Converting the SUV is a lot more intuitive than the dino. It's typical stuff for a car TF: open the doors to get the arms out, get the head up through the hood, pull the legs out of the back and flip the roof over to be the feet. In a way, it feels a lot like G1 Skids. It's way easier to get the hang of than the big girl was. You have to get the roof panels past some thin clips to lock them into place, which could be a problem if this clear plastic turns out to be too brittle, so be careful with those.

Not only does this Autobot not get a personality, he barely even gets a name! They call him "JP93," a reference to the year of the film's release, but after things like "Ectrotron" and "Gigawatt," this is lacking. It's a Tour Vehicle, call him Torvee. Hell, channel Ian Malcom and call him Findaway. Or Mustgo. Nublarbot. Tracks. Electrum or Elektron (the Latin and Ancient Greek words, respectively, for amber resin). If B-127 got a real name, JP93 should, too! The box text implies that he works for the park, just as his counterpart lives there, so neither of them must care about the Autobot/Decepticon war very much.

He's got a pretty standard "car Transformer" body: the hood is his chest, the doors hang off his back, etc. There's nothing particularly clever or inspired about the body, like the way Ectrotron looked like he was wearing a Ghostbusters uniform - granted, there's no memorable Jurassic Park employee uniform, and even if there were it almost certainly wouldn't match the red and green colorscheme, but there still had to be something they could do. The only imaginative area is the head: the top of his head is beige, and looks like a hat with an up-turned brim. Like Robert Muldoon wore! (Also Alan Grant, but he was a visitor, not an employee.) The eyes are black, suggesting Ian Malcolm's sunglasses, which seems like a missed opportunity: the Tour Vehicles all had night vision goggles in the glove box, so why not do those?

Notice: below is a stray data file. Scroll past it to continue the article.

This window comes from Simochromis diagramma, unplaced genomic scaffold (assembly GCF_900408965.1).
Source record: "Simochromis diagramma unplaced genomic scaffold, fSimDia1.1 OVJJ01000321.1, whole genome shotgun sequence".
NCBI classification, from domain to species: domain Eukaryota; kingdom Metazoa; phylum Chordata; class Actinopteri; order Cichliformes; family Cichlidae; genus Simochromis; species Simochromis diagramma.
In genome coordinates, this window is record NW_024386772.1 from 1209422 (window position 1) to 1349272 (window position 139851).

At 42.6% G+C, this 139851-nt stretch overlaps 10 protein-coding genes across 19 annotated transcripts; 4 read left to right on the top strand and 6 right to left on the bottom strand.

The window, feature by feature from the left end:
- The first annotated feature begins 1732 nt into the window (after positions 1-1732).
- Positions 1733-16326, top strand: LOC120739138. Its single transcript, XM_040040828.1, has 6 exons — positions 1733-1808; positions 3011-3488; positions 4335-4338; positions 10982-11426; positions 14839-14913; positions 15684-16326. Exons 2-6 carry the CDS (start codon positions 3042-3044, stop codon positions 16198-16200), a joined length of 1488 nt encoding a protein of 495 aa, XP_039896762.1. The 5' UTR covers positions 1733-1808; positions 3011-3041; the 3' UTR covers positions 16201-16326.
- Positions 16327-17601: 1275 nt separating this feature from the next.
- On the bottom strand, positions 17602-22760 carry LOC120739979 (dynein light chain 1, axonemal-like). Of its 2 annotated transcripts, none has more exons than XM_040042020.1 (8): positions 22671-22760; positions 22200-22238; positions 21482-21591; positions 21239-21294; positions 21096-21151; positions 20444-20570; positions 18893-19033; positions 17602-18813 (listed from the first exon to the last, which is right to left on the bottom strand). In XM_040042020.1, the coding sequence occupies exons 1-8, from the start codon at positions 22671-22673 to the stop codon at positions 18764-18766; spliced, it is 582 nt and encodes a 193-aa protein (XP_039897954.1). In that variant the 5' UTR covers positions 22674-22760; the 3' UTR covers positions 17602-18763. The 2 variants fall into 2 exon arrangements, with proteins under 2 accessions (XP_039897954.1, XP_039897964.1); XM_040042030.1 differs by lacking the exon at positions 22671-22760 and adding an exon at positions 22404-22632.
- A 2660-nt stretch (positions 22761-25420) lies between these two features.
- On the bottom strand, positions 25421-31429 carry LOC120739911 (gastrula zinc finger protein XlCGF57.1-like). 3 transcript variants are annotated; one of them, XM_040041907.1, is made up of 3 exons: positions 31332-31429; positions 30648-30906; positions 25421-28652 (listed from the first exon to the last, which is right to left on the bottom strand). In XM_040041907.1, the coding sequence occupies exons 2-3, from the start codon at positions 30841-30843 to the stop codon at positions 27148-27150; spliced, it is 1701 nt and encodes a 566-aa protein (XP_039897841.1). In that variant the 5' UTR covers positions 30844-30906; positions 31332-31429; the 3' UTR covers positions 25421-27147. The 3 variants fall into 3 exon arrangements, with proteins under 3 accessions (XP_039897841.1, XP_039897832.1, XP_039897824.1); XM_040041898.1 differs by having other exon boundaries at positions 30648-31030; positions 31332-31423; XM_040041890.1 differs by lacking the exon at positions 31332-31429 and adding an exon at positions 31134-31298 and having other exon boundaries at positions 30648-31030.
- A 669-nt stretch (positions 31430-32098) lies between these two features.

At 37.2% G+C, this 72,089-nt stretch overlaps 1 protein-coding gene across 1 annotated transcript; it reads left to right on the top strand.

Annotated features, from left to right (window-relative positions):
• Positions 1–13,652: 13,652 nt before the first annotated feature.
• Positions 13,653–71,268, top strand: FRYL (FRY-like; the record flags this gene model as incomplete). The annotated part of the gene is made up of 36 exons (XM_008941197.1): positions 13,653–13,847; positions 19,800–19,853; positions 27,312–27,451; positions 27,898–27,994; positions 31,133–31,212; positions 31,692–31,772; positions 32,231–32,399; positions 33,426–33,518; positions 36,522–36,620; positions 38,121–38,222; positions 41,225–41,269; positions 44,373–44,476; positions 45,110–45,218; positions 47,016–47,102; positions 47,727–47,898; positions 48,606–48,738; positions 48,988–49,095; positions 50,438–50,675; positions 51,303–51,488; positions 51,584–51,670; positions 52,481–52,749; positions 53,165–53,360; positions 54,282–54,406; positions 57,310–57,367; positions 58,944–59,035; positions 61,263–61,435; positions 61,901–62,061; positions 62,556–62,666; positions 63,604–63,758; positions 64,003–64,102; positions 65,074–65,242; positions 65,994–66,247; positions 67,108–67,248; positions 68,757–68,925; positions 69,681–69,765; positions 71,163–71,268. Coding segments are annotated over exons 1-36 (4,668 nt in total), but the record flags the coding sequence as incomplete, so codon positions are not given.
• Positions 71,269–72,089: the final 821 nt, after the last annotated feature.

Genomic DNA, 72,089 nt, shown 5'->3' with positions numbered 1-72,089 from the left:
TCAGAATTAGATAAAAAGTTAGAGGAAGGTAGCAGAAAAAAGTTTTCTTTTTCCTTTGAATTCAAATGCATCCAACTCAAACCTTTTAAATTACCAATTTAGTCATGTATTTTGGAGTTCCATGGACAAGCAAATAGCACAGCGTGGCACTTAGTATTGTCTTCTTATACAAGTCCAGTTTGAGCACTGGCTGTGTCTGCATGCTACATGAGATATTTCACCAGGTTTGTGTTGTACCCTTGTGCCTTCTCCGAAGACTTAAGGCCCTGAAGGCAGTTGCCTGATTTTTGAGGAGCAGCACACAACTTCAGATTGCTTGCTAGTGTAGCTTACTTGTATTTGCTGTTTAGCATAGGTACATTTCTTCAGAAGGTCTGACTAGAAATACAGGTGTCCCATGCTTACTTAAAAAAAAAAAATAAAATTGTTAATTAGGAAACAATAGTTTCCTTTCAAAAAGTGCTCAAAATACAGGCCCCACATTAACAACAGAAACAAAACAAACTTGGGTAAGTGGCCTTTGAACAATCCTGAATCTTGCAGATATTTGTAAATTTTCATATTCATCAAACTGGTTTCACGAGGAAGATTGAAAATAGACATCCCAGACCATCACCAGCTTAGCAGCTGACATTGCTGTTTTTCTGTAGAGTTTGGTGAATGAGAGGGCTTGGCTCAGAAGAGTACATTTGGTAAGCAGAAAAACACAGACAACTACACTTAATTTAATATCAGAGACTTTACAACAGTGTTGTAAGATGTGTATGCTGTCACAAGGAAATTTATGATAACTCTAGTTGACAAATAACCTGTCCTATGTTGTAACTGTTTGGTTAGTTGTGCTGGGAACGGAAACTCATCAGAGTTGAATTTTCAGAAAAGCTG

The other reason we feel this is patterned after Muldoon and not Grant is the weapon: JP93's gun is quite clearly designed like the heavy Franchi SPAS-12 shotgun the game warden favored. It's a solid piece, but it has a bit that looks like a pump slide, the back is angled like the collapsed stock, and there's a sight rising up off the top barrel. The gun can be held in either of the robot's hands, stored on his back, or underneath the vehicle.

This Transformers Collaborative set isn't as special or creative as some of the others, with one repaint and one simple new figure, but the theme is strong and getting two at once is admittedly pretty cool. The set was an Amazon exclusive, which means you can probably get a good deal on one with a scratched or dented box. That's what I did, to knock a couple bucks off the price. If nothing else, buy it so you can give your JP93 a name!

-- 02/08/22